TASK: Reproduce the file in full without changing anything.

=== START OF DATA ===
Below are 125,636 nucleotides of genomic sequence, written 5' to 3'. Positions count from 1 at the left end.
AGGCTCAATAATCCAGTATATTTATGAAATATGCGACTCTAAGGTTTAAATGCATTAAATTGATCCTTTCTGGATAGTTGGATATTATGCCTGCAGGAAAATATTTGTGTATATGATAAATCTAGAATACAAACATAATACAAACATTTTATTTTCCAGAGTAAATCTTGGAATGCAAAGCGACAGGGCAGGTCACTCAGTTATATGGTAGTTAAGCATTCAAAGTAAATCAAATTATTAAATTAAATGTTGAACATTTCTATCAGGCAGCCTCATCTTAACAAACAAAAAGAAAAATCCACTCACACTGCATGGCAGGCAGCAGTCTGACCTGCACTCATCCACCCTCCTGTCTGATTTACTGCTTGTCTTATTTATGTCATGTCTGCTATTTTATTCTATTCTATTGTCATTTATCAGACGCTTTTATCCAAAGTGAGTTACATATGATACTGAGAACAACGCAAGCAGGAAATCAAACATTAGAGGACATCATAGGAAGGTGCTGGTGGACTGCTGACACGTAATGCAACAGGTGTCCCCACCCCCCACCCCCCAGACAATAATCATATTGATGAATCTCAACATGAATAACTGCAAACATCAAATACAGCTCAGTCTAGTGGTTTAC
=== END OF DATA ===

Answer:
Below are 125,636 nucleotides of genomic sequence, written 5' to 3'. Positions count from 1 at the left end.
AGGCTCAATAATCCAGTATATTTATGAAATATGCGACTCTAAGGTTTAAATGCATTAAATTGATCCTTTCTGGATAGTTGGATATTATGCCTGCAGGAAAATATTTGTGTATATGATAAATCTAGAATACAAACATAATACAAACATTTTATTTTCCAGAGTAAATCTTGGAATGCAAAGCGACAGGGCAGGTCACTCAGTTATATGGTAGTTAAGCATTCAAAGTAAATCAAATTATTAAATTAAATGTTGAACATTTCTATCAGGCAGCCTCATCTTAACAAACAAAAAGAAAAATCCACTCACACTGCATGGCAGGCAGCAGTCTGACCTGCACTCATCCACCCTCCTGTCTGATTTACTGCTTGTCTTATTTATGTCATGTCTGCTATTTTATTCTATTCTATTGTCATTTATCAGACGCTTTTATCCAAAGTGAGTTACATATGATACTGAGAACAACGCAAGCAGGAAATCAAACATTAGAGGACATCATAGGAAGGTGCTGGTGGACTGCTGACACGTAATGCAACAGGTGTCCCCACCCCCCACCCCCCAGACAATAATCATATTGATGAATCTCAACATGAATAACTGCAAACATCAAATACAGCTCAGTCTAGTGGTTTAC